Mouth Problems In Dogs
Dogs can have some of the same problems with their mouths that humans can. Ideally, you brush your dog’s teeth every day with special doggy toothpaste (don’t use human toothpaste, it is bad for dogs). However, even with routine care, some dogs just have more mouth problems than others. Smaller dogs have more trouble than big dogs. It is important to take care of your dog’s mouth because mouth problems can cause pain, infections, organ failures, and even death. Here are some common mouth problems in dogs and ways you can prevent them in your dog.
- One of the most common problems veterinarians see is foreign objects embedded in the roof of the dog’s mouth. Sticks, pieces of raw hide, or mulch can stick into the flesh of the mouth. These cause pain and excessive drooling, but may not stop the dog from eating and drinking. If left too long, these objects can cause infection. Get in the habit of checking inside your dog’s mouth every day to make sure all is well. A quick look in the morning with a flashlight can confirm that nothing is amiss.
- Dogs don’t have hands, so they explore the world with their mouths. This can cause a problem when they stick their mouths where they don’t belong. Insect stings, snake bites, porcupine quills, and other things can cause your dog a problem. Insect stings can usually be treated by a veterinarian proscribed dose of antihistamine, but snake bites and porcupine quills require veterinary treatment. Other oral injuries, such as broken or infected teeth, may be caused by fights or by the dog chewing on something that is too hard for him. Your veterinarian will have to treat these oral injuries, too.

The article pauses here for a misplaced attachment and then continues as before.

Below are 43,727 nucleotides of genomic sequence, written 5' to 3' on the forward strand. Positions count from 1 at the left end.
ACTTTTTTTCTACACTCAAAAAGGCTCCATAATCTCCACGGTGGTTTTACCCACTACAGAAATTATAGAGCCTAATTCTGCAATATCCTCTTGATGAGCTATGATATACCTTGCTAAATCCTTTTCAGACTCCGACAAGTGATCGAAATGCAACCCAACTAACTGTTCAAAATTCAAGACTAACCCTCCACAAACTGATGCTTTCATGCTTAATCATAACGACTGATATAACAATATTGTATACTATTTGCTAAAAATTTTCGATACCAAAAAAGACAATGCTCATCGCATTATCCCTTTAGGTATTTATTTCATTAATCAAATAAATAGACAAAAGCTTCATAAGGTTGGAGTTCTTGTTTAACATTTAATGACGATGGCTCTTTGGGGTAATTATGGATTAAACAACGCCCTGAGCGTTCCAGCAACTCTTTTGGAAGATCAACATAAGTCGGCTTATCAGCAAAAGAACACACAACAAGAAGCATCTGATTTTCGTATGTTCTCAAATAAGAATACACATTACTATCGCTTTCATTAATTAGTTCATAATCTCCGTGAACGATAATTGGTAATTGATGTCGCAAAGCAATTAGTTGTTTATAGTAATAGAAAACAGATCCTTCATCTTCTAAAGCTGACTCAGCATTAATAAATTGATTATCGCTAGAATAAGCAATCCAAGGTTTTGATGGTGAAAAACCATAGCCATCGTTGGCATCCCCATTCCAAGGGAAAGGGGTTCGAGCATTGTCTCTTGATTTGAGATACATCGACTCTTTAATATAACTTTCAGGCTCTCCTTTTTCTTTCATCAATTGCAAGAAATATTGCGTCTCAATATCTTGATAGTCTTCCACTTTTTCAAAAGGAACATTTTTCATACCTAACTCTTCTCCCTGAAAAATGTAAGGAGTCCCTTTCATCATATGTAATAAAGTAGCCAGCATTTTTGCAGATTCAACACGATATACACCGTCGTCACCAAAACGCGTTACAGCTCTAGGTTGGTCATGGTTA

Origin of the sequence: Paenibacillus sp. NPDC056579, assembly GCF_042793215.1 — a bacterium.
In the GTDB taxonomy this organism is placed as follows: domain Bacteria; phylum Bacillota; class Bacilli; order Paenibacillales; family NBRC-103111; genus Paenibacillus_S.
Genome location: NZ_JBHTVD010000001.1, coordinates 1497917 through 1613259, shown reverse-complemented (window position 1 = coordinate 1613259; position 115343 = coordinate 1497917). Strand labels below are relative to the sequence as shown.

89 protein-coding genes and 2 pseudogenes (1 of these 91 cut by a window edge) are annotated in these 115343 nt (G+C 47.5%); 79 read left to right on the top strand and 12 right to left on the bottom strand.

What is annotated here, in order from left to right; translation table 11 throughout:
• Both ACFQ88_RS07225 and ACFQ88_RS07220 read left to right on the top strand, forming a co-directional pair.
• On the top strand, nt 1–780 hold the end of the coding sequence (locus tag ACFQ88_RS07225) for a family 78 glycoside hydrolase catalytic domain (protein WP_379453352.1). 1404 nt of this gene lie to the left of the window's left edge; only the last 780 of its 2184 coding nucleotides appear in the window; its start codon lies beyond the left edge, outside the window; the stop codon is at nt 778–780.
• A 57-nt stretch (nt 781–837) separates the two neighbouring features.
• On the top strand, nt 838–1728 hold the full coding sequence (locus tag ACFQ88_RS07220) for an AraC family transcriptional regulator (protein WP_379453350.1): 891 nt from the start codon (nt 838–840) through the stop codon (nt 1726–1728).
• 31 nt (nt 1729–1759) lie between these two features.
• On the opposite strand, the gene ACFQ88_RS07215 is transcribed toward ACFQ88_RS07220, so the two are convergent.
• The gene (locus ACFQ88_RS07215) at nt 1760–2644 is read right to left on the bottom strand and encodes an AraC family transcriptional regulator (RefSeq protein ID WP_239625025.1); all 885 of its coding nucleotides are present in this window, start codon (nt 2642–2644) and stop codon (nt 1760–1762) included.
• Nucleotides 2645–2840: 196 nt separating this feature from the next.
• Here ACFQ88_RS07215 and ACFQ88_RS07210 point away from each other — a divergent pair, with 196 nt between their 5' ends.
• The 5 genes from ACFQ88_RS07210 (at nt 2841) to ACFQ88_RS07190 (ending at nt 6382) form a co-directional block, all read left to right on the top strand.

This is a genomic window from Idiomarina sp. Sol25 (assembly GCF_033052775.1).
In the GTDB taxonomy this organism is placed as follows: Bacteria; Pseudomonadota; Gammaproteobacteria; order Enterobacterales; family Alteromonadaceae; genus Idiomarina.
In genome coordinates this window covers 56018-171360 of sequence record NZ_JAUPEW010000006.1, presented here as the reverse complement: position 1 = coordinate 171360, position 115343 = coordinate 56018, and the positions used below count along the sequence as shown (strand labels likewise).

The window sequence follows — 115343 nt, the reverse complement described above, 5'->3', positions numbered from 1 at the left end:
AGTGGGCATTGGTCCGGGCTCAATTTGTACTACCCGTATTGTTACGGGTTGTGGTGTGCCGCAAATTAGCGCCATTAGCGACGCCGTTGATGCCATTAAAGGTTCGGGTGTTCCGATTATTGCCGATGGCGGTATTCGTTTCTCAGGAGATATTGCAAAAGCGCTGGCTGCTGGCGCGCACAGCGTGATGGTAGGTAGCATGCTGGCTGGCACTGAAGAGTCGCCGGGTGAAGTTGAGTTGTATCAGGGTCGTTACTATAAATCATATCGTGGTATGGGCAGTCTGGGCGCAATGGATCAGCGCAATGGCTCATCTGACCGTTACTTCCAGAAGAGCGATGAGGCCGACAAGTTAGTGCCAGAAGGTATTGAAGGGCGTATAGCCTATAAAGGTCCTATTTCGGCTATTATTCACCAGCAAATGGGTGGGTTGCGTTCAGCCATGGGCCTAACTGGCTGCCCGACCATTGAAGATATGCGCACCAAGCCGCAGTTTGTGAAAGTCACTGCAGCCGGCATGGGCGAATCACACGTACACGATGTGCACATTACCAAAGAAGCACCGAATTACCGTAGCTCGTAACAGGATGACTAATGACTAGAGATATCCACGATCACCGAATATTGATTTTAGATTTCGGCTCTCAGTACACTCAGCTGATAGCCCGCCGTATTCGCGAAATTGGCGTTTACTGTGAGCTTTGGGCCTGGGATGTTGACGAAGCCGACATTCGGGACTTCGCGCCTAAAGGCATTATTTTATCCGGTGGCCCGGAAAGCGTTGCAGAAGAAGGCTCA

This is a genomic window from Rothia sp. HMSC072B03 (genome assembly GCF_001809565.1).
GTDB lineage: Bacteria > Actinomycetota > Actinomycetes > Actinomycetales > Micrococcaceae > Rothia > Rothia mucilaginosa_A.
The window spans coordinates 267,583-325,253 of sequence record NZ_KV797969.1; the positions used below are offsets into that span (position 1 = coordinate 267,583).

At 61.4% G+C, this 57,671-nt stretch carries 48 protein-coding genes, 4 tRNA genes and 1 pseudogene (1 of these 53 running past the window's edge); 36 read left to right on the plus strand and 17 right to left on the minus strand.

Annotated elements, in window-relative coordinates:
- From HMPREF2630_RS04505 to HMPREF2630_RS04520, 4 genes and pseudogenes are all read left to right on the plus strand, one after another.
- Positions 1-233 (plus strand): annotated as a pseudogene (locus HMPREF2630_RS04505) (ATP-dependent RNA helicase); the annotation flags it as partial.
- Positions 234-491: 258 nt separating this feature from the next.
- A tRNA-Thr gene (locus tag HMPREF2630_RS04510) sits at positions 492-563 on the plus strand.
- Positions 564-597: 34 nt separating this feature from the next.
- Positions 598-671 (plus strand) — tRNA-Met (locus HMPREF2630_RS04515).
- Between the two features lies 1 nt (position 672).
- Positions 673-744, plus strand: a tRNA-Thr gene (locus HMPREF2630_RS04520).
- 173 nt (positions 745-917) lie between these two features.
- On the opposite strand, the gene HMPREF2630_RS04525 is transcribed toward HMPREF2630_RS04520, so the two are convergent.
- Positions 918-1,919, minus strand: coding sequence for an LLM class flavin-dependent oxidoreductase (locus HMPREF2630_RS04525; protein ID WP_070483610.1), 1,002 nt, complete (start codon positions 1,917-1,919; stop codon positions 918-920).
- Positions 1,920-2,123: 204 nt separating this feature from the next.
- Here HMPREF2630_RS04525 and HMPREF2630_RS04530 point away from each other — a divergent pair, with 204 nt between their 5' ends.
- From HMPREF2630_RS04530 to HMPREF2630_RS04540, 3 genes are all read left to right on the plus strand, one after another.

- Dogs can get warts on their lips, gums, and tongue. This are caused by the canine oral papillomavirus. Most of the time, puppies get these warts because they have not been exposed to the virus before. The warts eventually fall off and the dog doesn’t get the virus again. Sometimes, however, the warts bleed or cause other problems so have to be removed. Dogs are contagious while they have the warts, so don’t let them lick other dogs during this time.
- Dogs can get gingivitis, or inflammation of the gums. This is caused when food particles and bacteria get packed in right above the gum line. This is called plaque. When mixed with saliva and minerals, this plaque hardens into tartar. It irritates the gums and they become inflamed. Eventually, this leads to periodontal disease. To prevent this, brush your dog’s teeth every day with doggy toothpaste and a soft doggy toothbrush. Don’t use human toothpaste because it is not designed to be swallowed and can make your dog sick. Human toothbrushes are too hard, too, and so should not be used.
- Untreated gingivitis leads to periodontal disease. That is when the gingivitis gets under the gum line and pushes the gums away from the teeth. It continues to work its way down the tooth and bacteria gets under the teeth. This can cause bone loss, tissue destruction and abscesses under the teeth. A dog with periodontal disease can display bad breath, drooling, inflamed and/or bleeding gums, and tooth loss. They may also not eat well because it hurts. In the early stages, periodontal disease is reversible, but in the later stages, it becomes permanent and damage to the liver, kidney and heart. Small dogs are more vulnerable to periodontal disease because their teeth are so crowded in their mouths.
Most mouth problems can be prevented with vigilance and regular brushing. Your veterinarian can show you how to brush your dog’s teeth properly and supply the doggy toothpaste and toothbrush you will need to do so.